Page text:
SF Moves into 'Yellow' COVID-19 Tier, Unveils New Reopening Timeline

  • With a COVID-19 positivity rate of 0.8%, San Francisco has been moved into the state of California's "yellow" risk tier

  • San Francisco announced a revised timeline for reopening offices, businesses and other venues

  • On Oct. 27, offices may reopen at a minimum of 25% capacity depending on space and number of employees

  • Starting in November, indoor restaurants, movie theaters and other venues can expand their capacities to 50%; bars not serving food may reopen for outdoor service in mid-November



San Francisco on Tuesday moved into California's "yellow" reopening tier, becoming the first major urban area in the state to qualify for more relaxed restrictions on restaurant dining, entertainment and other activities.


Mayor London Breed announced a new reopening timeline in a press release, saying that the relaxed restrictions are "a sign of hope for our city and for our economic recovery.” San Francisco currently has a COVID-19 positivity rate of 0.8%, compared to a rate of 3.3% statewide, and 133 total deaths across the city and country.


The yellow tier permits some businesses and venues to reopen at a higher capacity, as well as introducing a gradual reopening of "non-essential" offices.


Starting on Oct. 27, offices may reopen at 25% capacity, or at a higher capacity if the office has fewer than 20 employees and social distancing can be observed. If case rates improve or remain stable, the City will consider allowing offices to reopen at 50% capacity. Indoor climbing gyms and fitness centers may also reopen at 25% capacity next week, along with some indoor personal services, such as waxing, that may require mask removal.


"A thriving downtown is critical to the economic engine of this city…and bringing back workers safely will make a big difference to this City," said Breed at a Board of Supervisors meeting on Tuesday.


San Francisco's downtown has been hit especially hard by remote-work protocols, with South of Market and the Financial District recording between an 80% and 90% rate of business closures as of late September. The Controller's Office estimates that remote work will reduce revenue from payroll taxes by 10% and gross receipts taxes by 8% this fiscal year.


On Nov. 3, other indoor venues such as restaurants, houses of worship, museums, aquariums and movie theaters may expand to 50% capacity; indoor pools and bowling alleys will also be permitted to reopen at that time, along with more outdoor live performances with restrictions.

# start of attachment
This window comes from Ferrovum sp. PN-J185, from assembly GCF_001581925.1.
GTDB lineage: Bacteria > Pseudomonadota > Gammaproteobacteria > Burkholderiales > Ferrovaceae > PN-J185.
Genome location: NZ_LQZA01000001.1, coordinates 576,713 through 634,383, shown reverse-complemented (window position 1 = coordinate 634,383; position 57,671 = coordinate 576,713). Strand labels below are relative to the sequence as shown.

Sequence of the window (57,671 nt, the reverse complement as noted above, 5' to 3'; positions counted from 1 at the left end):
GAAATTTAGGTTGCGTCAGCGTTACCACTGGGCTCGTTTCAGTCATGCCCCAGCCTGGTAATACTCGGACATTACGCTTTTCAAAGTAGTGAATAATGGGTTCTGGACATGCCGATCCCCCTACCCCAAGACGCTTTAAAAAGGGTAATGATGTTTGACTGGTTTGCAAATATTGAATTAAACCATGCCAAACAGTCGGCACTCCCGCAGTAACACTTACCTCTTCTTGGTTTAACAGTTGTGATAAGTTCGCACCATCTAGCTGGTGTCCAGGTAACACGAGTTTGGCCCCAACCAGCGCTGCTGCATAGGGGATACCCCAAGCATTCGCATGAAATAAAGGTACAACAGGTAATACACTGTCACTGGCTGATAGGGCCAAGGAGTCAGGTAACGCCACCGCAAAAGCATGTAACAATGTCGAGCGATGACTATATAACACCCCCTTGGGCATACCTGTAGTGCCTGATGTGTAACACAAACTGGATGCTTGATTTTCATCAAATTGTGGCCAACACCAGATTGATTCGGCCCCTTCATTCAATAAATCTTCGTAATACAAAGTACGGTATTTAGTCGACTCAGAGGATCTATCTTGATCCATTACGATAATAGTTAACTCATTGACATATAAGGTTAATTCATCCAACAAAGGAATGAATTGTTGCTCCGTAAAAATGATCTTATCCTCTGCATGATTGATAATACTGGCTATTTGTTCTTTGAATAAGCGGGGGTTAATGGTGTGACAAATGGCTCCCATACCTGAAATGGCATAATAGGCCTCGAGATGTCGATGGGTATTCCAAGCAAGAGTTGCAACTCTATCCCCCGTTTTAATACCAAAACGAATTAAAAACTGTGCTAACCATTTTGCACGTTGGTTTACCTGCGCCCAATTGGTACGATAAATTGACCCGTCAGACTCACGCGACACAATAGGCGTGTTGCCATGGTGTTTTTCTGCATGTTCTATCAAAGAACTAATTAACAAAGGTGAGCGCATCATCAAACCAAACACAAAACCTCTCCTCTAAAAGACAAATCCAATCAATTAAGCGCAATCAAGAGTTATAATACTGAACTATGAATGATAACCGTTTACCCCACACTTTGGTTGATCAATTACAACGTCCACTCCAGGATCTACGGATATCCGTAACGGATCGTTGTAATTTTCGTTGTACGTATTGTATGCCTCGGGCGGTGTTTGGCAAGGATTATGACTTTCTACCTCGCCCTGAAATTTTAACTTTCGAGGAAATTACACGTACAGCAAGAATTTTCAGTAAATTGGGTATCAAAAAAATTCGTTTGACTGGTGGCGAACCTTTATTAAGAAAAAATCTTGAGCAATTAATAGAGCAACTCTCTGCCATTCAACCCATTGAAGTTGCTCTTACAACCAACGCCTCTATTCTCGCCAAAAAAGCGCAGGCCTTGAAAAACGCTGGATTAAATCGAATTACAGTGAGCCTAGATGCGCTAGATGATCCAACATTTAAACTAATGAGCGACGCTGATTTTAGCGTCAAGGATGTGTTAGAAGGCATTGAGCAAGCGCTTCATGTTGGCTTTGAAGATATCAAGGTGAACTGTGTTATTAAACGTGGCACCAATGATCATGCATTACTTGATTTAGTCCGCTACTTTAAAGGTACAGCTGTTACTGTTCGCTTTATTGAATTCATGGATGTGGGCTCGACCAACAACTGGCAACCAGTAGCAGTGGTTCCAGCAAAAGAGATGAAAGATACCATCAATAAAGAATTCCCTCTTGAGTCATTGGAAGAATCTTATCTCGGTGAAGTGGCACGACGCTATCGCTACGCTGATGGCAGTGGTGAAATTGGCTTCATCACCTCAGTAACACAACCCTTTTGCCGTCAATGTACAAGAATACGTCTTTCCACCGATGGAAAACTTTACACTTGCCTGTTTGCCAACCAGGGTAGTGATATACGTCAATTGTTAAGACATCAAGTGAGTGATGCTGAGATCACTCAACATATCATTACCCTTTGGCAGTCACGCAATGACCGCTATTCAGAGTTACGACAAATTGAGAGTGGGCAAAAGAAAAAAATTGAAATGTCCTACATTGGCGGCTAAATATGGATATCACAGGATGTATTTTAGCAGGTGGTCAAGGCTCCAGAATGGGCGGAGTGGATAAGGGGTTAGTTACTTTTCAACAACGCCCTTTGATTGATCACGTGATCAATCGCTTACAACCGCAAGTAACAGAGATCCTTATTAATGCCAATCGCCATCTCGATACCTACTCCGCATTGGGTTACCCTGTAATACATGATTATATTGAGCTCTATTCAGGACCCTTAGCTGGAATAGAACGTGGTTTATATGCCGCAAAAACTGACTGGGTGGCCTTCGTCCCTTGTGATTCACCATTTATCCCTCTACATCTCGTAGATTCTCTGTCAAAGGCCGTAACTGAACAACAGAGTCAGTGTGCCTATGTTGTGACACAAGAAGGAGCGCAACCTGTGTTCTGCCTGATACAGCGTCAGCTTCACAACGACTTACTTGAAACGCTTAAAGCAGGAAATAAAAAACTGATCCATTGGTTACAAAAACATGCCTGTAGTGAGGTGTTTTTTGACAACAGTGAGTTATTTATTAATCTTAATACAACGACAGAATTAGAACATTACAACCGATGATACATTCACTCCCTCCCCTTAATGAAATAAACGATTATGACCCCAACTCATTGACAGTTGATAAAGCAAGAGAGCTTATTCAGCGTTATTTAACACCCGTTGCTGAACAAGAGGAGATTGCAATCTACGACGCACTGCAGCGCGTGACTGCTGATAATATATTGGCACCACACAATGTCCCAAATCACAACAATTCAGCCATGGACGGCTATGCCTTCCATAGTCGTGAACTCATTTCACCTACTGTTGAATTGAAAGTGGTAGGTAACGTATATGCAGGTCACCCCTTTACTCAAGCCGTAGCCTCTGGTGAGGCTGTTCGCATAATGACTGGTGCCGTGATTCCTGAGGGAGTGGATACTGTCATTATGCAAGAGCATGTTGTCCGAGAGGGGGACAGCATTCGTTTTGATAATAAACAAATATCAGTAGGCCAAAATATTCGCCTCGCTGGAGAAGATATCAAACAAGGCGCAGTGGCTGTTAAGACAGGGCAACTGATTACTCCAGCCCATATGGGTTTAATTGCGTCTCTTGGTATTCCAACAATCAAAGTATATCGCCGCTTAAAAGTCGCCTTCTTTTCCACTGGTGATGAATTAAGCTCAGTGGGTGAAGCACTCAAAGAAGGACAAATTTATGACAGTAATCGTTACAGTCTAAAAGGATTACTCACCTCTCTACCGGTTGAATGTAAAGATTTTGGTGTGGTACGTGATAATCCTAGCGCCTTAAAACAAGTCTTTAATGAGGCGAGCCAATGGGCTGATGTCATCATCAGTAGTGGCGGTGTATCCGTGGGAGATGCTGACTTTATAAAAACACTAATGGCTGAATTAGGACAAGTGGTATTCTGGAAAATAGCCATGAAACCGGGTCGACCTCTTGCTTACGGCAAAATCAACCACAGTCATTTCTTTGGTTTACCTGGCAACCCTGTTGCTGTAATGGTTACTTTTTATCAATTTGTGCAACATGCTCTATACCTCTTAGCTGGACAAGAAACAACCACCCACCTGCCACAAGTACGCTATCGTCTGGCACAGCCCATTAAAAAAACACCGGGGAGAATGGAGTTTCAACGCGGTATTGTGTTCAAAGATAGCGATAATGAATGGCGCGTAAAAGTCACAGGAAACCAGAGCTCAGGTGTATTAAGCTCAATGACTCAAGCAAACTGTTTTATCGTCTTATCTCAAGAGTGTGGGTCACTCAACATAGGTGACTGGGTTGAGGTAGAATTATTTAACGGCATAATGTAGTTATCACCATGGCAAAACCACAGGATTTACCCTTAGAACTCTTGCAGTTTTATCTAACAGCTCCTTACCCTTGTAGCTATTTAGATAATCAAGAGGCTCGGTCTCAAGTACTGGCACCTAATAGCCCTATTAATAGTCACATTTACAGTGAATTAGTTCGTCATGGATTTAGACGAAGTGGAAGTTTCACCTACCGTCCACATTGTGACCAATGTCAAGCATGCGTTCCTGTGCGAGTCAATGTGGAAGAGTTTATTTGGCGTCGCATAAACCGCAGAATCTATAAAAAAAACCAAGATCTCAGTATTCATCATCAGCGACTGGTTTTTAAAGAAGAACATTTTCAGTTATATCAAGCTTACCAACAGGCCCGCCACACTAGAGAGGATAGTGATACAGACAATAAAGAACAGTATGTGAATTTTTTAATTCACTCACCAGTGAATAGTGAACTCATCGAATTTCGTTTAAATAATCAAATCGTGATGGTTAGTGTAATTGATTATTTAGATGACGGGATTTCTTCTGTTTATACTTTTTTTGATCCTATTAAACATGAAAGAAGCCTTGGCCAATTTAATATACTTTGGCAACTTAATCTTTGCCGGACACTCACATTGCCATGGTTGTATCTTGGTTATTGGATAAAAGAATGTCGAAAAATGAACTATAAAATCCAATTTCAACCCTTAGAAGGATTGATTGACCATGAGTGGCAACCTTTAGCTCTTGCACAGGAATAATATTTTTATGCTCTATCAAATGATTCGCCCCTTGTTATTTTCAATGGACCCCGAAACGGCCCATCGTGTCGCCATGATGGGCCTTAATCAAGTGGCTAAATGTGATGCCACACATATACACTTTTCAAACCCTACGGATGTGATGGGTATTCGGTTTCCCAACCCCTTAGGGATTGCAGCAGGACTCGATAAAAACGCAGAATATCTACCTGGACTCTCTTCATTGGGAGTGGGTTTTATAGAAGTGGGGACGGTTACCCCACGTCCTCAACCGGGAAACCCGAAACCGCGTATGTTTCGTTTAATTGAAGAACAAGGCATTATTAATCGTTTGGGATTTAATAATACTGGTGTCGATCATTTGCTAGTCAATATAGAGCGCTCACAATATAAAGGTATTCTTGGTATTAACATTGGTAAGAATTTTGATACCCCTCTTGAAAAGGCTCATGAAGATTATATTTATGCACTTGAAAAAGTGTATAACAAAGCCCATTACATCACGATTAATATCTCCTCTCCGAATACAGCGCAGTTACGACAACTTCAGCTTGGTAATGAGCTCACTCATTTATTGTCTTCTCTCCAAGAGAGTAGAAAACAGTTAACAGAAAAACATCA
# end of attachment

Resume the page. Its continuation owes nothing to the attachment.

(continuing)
Bars not serving food -- which up until this point have been severely constrained in their ability to operate -- will be allowed to reopen for outdoor operations, with certain safety protocols, in "mid-November" according to the Mayor's office. Up until now, bars have been allowed to operate if they either serve meals themselves or team up with a restaurant to do so.


"The food mandate is really hurting bars a lot of them are not set up to serve food, or customers are not interested in ordering food," said Ben Bleiman, founder of the SF Bar Owner Alliance and President of San Francisco's Entertainment Commission. "There are about 400 bar owners [in the Alliance], and every day the conversation is about how hard it is to meet the food mandates, and how if we drop those mandates some might be able to survive."


At the Board of Supervisors meeting on Tuesday, Mayor Breed added that the new reopening tier "validates" the City's approach thus far, but underscored the need for continued caution.


"We know [a second wave] still may come and we may not rest until we have vaccine, but we are in a much better place today," Breed said. "The last thing I want to do is to tell someone they can open their business….and then tell them a few weeks later they have to close again. But the good news is our strategy has been working."


Tuesday's announcement also noted that schools are permitted to resume in-person learning, provided that they meet minimum standards required by the state and the City's Department of Public Health.


So far, 56 schools have been approved for reopening and another 92 have submitted applications, according to the Mayor's office.

Image by Jake Buonemani
Image by Rasmus Gundorff Sæderup
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